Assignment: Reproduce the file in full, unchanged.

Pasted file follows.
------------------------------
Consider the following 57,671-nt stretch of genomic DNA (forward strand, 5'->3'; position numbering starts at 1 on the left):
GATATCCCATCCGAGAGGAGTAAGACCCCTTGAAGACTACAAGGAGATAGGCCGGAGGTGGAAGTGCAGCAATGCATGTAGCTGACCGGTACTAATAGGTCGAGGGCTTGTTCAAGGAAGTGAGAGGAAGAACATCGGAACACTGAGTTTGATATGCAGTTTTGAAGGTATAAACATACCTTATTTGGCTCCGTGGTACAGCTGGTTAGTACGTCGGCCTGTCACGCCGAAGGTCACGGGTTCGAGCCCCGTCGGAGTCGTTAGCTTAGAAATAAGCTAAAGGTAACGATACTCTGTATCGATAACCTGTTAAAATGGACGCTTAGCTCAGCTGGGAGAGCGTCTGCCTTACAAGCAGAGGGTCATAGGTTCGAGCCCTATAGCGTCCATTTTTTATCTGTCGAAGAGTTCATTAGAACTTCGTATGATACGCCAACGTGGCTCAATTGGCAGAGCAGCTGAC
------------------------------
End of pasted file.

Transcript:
Consider the following 57,671-nt stretch of genomic DNA (forward strand, 5'->3'; position numbering starts at 1 on the left):
GATATCCCATCCGAGAGGAGTAAGACCCCTTGAAGACTACAAGGAGATAGGCCGGAGGTGGAAGTGCAGCAATGCATGTAGCTGACCGGTACTAATAGGTCGAGGGCTTGTTCAAGGAAGTGAGAGGAAGAACATCGGAACACTGAGTTTGATATGCAGTTTTGAAGGTATAAACATACCTTATTTGGCTCCGTGGTACAGCTGGTTAGTACGTCGGCCTGTCACGCCGAAGGTCACGGGTTCGAGCCCCGTCGGAGTCGTTAGCTTAGAAATAAGCTAAAGGTAACGATACTCTGTATCGATAACCTGTTAAAATGGACGCTTAGCTCAGCTGGGAGAGCGTCTGCCTTACAAGCAGAGGGTCATAGGTTCGAGCCCTATAGCGTCCATTTTTTATCTGTCGAAGAGTTCATTAGAACTTCGTATGATACGCCAACGTGGCTCAATTGGCAGAGCAGCTGAC